Thanks for all of your help.

    zandak
    Quote Originally Posted by saikee View Post
    If you work on the hard disk partition that is a privileged activity and the Admin right is needed. In Linux this is equivalent to be root user instead of an ordinary user. Old Linux allows a root user created during installation and a user can activate it at any time by command "su". Modern wants higher security and does away with it. To access commands with root privilege you need to prefix the command with "sudo" and the root privilege is granted temporary.

    If you use privileged command but do not supply sudo in front you will see zero reponse.

    I would advise you to post the output of "fdisk -l" here before committing to the resizing operation. Depending on the partition layout a resized hard disk may not boot again if you move its starting point. Remember in "fdisk -l" the last character is little "L".

  6. #6
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    Computer does not lie. Let me show you the output of my "fdisk -l"
    Code:
    saikee@Mint15 ~ $ sudo fdisk -l
    [sudo] password for saikee: 
    
    WARNING: GPT (GUID Partition Table) detected on '/dev/sda'! The util fdisk doesn't support GPT. Use GNU Parted.
    
    
    Disk /dev/sda: 3000.6 GB, 3000592982016 bytes
    255 heads, 63 sectors/track, 364801 cylinders, total 5860533168 sectors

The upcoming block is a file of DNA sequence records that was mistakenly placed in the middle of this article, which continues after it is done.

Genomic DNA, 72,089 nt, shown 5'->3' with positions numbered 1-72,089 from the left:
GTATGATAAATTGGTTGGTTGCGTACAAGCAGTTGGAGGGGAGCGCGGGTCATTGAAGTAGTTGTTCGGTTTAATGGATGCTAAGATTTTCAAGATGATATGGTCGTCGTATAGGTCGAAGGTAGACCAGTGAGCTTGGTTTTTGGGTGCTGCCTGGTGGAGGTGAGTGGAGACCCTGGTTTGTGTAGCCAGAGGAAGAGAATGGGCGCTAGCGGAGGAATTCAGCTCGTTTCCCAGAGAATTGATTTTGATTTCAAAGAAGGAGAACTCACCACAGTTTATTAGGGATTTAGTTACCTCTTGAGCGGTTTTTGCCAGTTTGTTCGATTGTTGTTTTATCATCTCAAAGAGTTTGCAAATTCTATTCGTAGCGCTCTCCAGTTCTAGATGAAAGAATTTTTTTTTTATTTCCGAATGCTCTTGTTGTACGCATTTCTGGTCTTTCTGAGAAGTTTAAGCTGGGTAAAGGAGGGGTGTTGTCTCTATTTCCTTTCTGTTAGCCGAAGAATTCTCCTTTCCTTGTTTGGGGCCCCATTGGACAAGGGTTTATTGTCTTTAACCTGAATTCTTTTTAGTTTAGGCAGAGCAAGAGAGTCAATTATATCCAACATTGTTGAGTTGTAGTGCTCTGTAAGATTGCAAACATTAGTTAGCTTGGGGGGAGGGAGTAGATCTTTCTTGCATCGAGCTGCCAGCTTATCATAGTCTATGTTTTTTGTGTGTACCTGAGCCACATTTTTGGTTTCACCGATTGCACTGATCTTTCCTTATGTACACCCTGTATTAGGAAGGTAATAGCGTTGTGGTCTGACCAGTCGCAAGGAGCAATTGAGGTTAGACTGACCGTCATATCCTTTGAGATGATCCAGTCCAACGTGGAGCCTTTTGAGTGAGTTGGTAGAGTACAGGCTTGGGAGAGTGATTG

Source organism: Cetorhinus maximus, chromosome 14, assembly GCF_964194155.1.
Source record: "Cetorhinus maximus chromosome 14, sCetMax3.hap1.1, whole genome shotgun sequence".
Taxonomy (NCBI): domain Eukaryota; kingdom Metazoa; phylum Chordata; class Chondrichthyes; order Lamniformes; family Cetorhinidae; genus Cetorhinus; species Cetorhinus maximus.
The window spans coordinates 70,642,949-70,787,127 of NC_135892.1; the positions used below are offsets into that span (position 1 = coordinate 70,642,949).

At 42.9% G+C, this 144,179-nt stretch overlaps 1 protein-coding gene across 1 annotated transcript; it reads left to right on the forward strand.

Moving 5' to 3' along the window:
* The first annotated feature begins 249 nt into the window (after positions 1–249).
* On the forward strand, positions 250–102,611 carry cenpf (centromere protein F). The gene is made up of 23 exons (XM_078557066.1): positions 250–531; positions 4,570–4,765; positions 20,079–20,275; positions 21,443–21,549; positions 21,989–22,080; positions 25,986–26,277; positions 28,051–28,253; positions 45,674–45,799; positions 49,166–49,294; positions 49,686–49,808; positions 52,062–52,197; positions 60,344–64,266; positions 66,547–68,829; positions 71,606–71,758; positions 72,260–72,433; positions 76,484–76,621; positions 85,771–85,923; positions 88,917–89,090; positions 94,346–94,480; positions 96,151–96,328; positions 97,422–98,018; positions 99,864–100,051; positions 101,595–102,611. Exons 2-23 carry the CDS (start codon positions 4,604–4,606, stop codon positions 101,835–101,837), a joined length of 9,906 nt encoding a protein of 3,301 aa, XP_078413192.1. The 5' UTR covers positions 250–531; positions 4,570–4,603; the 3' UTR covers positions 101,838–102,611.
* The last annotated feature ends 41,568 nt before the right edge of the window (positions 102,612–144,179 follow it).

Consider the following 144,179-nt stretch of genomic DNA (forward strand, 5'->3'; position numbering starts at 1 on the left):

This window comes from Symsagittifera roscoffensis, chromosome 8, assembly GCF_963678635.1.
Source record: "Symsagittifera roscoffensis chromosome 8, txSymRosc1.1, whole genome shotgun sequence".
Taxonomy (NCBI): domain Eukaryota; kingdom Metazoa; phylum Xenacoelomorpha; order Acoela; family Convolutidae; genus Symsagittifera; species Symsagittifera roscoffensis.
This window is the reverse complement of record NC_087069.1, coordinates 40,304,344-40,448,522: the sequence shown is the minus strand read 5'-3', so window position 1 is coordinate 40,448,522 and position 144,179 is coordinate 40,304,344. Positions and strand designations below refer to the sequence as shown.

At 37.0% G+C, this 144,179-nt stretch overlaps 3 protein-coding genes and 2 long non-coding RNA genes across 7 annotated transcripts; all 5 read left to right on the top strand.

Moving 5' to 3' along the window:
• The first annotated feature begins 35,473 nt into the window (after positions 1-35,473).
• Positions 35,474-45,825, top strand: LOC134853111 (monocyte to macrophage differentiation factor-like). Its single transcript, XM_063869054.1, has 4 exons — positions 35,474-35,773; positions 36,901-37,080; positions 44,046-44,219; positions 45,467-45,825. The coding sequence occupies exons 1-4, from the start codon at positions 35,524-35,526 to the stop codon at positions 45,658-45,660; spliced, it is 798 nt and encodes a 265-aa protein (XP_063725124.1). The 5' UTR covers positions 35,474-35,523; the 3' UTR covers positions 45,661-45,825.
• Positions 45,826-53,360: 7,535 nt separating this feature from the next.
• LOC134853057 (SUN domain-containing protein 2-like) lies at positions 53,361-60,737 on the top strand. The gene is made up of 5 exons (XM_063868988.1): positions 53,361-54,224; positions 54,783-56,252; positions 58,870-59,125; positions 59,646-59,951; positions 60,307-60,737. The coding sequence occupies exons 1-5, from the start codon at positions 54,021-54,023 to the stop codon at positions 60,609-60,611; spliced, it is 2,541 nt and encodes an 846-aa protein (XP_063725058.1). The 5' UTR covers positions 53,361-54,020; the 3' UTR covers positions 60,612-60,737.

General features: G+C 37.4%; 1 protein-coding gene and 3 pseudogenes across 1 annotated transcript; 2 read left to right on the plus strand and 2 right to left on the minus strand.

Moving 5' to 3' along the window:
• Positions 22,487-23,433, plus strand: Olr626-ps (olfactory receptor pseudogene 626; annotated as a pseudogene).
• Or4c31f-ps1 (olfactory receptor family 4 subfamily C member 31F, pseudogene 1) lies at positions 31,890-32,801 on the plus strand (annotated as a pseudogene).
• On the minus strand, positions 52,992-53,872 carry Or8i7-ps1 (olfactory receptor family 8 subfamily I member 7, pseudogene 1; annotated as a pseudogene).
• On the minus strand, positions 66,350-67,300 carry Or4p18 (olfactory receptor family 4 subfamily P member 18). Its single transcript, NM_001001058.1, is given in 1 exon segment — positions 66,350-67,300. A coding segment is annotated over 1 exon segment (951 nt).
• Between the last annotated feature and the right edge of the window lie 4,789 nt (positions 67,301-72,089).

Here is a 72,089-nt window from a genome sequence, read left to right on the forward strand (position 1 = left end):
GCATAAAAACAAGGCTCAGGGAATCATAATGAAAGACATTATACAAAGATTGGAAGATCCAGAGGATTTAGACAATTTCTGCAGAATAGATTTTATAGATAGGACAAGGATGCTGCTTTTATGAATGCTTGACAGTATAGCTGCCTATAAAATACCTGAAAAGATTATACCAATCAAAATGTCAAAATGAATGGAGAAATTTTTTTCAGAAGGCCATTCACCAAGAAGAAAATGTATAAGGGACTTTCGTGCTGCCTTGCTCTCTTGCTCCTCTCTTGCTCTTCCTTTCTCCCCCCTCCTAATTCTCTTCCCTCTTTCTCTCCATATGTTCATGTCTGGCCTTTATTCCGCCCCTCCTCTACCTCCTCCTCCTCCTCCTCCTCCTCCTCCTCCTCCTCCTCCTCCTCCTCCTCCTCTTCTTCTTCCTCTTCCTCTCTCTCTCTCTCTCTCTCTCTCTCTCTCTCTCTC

Units = sectors of 1 * 512 = 512 bytes
    Sector size (logical/physical): 512 bytes / 4096 bytes
    I/O size (minimum/optimal): 4096 bytes / 4096 bytes
    Disk identifier: 0x00000000
    
       Device Boot      Start         End      Blocks   Id  System
    /dev/sda1               1  4294967295  2147483647+  ee  GPT
    Partition 1 does not start on physical sector boundary.
    
    WARNING: GPT (GUID Partition Table) detected on '/dev/sdb'! The util fdisk doesn't support GPT. Use GNU Parted.
    
    
    Disk /dev/sdb: 3000.6 GB, 3000592982016 bytes
    255 heads, 63 sectors/track, 364801 cylinders, total 5860533168 sectors
    Units = sectors of 1 * 512 = 512 bytes
    Sector size (logical/physical): 512 bytes / 4096 bytes
    I/O size (minimum/optimal): 4096 bytes / 4096 bytes
    Disk identifier: 0x00000000
    
       Device Boot      Start         End      Blocks   Id  System
    /dev/sdb1               1  4294967295  2147483647+  ee  GPT
    Partition 1 does not start on physical sector boundary.
    
    Disk /dev/sdc: 240.1 GB, 240057409536 bytes
    255 heads, 63 sectors/track, 29185 cylinders, total 468862128 sectors
    Units = sectors of 1 * 512 = 512 bytes
    Sector size (logical/physical): 512 bytes / 512 bytes
    I/O size (minimum/optimal): 512 bytes / 512 bytes
    Disk identifier: 0x000d52f7
    
       Device Boot      Start         End      Blocks   Id  System
    /dev/sdc1              63   225279359   112639648+  83  Linux